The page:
Live streaming platform Beam.pro is the chief competitor to Twitch.tv, offering industry-leading low latency that enables the streamer and viewer to communicate in near real time.
Microsoft announced in October that Beam integration was on the way for Windows 10 and Xbox One, and December is the first step along that journey. Here's everything you need to know.
Update: We mistakenly wrote that Beam for Xbox would go live with this update. That will happen later this winter, but it's not quite ready yet. Apologies for the mix up.
Matt Salsamendi, who leads the Beam efforts, shared a whole raft of new features combing to the platform, including speed improvements, new website features and more.
Starting on December 20th, Pro users and Beam Partners will be able to opt-in to test Beam 2.0 in beta, ahead of a public roll out. Here's a run down of the features.
FTL for XSplit, OBS and Restream.io
The first new feature is FTL for all streamers. "FTL" is Beam's super-fast streaming solution, presently available only via the Tachyon OBS client for PC. Now, popular streaming solutions XSplit and OBS are releasing updates that will support Beam's FTL servers. Restream.io — which is a popular solution for streaming to Beam and Twitch simultaneously — will also support Beam's FTL features.
Beam.pro will also pick up a new website design, complete with a new logo, new animations, and more "consistent styling" across the interface. Additionally, Beam 2.0 will repair one of the biggest complaints about the site so far — web performance on the lower end — by giving the site "insane" performance speed. Site load speed has been increased by five times over, with 60 FPS capabilities for the web player, and a much-improved mobile experience for Microsoft Edge.
Beam.pro will also pick up a new homepage, with the ability to feature multiple content creators and scheduled events. Beam will also be able to feature mature streams to authenticated 18+ users on this new home page, while additionally surfacing improvements for displaying a streamer's information. The website will also pick up localization for 26 other languages, and feature closed captions, improvements for those with colorblindness, with screen reader and keyboard navigation support.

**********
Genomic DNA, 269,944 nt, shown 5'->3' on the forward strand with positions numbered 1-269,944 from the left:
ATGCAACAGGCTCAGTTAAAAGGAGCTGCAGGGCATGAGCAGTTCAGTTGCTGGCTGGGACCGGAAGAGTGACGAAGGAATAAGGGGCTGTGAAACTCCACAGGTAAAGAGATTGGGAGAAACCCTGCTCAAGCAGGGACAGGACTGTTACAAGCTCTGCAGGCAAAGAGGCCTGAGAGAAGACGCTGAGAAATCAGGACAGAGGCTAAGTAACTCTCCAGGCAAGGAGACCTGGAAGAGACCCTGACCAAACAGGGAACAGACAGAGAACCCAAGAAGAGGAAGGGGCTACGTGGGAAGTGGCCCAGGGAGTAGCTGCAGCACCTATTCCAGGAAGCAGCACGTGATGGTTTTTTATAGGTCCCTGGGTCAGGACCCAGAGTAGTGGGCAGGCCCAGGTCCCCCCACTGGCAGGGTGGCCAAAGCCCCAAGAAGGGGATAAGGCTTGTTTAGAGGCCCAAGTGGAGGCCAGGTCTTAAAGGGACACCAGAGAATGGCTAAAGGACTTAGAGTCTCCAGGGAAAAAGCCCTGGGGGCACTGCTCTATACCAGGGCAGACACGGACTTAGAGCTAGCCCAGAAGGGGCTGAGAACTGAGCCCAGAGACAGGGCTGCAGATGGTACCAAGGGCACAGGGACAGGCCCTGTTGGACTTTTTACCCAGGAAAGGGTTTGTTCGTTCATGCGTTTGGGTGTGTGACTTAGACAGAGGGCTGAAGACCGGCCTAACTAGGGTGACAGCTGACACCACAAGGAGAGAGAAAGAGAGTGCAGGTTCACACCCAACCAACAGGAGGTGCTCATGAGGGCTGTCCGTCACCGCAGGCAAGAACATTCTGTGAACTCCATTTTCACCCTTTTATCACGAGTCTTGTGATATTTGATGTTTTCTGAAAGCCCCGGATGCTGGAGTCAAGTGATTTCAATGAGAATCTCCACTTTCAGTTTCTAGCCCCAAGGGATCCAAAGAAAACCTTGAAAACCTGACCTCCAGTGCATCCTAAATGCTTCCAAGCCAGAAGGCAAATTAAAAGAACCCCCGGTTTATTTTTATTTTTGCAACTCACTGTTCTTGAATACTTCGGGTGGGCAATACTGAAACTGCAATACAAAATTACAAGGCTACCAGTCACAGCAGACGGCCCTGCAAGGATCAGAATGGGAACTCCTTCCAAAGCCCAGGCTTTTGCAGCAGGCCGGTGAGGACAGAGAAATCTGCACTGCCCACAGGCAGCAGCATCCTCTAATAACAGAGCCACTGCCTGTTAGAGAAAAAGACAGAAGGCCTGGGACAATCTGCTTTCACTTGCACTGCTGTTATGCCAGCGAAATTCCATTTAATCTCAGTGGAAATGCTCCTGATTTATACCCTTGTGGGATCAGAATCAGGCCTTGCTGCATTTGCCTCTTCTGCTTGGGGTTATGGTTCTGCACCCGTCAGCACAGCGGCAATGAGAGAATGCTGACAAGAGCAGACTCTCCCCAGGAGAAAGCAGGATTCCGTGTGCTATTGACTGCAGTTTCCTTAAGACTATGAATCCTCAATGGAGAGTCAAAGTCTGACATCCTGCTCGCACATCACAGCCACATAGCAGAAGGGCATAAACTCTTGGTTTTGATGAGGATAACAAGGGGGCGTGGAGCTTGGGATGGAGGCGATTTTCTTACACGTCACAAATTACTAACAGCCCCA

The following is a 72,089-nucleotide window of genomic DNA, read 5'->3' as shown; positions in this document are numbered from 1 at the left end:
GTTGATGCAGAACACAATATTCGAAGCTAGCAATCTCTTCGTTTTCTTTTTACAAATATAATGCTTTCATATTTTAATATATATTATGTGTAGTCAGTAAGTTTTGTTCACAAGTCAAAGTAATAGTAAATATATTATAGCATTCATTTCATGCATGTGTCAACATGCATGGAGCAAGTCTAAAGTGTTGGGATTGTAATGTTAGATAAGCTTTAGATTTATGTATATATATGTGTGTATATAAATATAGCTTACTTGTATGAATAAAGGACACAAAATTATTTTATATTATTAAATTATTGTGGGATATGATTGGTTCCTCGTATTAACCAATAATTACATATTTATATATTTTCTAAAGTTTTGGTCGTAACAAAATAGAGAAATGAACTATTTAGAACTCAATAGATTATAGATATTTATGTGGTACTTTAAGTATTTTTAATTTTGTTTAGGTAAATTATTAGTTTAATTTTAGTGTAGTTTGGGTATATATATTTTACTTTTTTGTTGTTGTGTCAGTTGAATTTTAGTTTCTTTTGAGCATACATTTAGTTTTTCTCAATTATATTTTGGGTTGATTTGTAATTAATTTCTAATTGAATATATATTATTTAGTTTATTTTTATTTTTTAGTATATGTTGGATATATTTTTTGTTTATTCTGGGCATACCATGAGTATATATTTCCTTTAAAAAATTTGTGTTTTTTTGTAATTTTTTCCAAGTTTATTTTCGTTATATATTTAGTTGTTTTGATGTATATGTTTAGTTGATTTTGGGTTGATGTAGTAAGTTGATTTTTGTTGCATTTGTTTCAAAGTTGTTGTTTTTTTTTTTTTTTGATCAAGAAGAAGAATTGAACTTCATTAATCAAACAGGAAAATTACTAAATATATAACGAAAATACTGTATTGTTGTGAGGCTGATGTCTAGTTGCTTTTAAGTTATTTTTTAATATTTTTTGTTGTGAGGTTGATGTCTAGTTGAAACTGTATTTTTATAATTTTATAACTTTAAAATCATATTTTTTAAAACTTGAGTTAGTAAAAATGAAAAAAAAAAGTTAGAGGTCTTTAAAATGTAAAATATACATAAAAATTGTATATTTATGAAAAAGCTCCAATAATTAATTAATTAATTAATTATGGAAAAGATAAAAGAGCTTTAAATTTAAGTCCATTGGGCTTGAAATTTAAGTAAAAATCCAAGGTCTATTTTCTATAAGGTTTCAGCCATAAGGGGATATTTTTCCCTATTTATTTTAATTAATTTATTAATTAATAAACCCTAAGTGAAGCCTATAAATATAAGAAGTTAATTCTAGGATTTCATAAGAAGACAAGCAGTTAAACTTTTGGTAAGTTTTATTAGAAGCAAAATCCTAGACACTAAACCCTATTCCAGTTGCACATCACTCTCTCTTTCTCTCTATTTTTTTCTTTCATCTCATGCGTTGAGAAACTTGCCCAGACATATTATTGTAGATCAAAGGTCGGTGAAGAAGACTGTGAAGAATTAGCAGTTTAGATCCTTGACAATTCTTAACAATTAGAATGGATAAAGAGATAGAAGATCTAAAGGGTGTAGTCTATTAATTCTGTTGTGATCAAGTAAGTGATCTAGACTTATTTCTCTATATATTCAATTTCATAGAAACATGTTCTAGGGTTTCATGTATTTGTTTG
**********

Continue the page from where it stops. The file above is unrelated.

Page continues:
Chat panels will also improve, with visual enhancements to voting, emote auto-completion, new mod tools, and improved error handling.
Xbox Live Login
Soon, Beam will require you to use your Microsoft Account and your Xbox Live details to sign up to the service. Initially, this will be offered on an optional basis, until a mandatory roll out later in the future. Starting December 16th, Beam 2.0 beta testers will be able to switch their accounts over to Xbox Live straight away. Beam says that requiring Xbox Live details to join Beam will improve the service in the following ways:
- Allows us to leverage Xbox tooling, support, and moderation to scale Beam's community.
- Enables significant security enhancements with 2FA, suspicious login detection, and more.
- Brings more viewers to Beam with a universal and easy to use authentication mechanism
- Enables deeper social experiences, game integrations, and richer content discovery
- We'll be adopting a Twitter style username system where, while your username is your unique gamertag, you can specify a custom channel display name that viewers see when going to your channel. (e.g. My gamertag is Salsa, but my channel name could be MattDoesGaming).
- It's likely we'll adopt a verification system shortly after launch too, so you know that I'm the real MattDoesGaming, of course.
Bots, Overlays, and Developers
One of Beam's unique features is its SDK, which allows developers to bake stream controls directly into their games. People who stream on Beam.pro can enable all sorts of gadgets for their streams, including soundboards, and the ability for viewers to spawn mobs in games like Minecraft. Users spend sparks to interact with streams, which they can earn from watching streams, or streaming themselves. Beam is bringing in one of the services most popular chat bots to join the team, meaning deeper integration, faster development and more features. We're unsure which chat bot Beam is referring to at this point, but it will no doubt be revealed sooner rather than later.
What about Windows 10 and Mobile?
Beam currently has an app for iOS and Android, and Beam 2.0 will provide a better mobile experience to those of us using Microsoft Edge on Windows 10 Mobile. With regards to Beam viewing apps for Windows 10 and Mobile devices, Matt Salsamendi gave me a definitive "maybe," noting that the Beam app for Xbox One is built for UWP. It seems likely to me that Beam will come to all Windows 10 devices eventually, but Microsoft just isn't willing to commit to a time frame as of yet.
The future is certainly looking bright for Beam, which has grown exponentially since the acquisition earlier in 2016. Streaming from your Xbox One is set to arrive in early 2017, and Beam will eventually be integrated directly into the Windows 10 OS, sitting alongside the Xbox Gamebar.
Follow us on Beam.pro/windowscentral for Dan and Zac's live Friday podcast, Paul Acevedo's Saturday giveaway streams and our MGL Wednesday streams.
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Jez Corden a Managing Editor at Windows Central, focusing primarily on all things Xbox and gaming. Jez is known for breaking exclusive news and analysis as relates to the Microsoft ecosystem while being powered by caffeine. Follow on Twitter @JezCorden and listen to his Xbox Two podcast, all about, you guessed it, Xbox!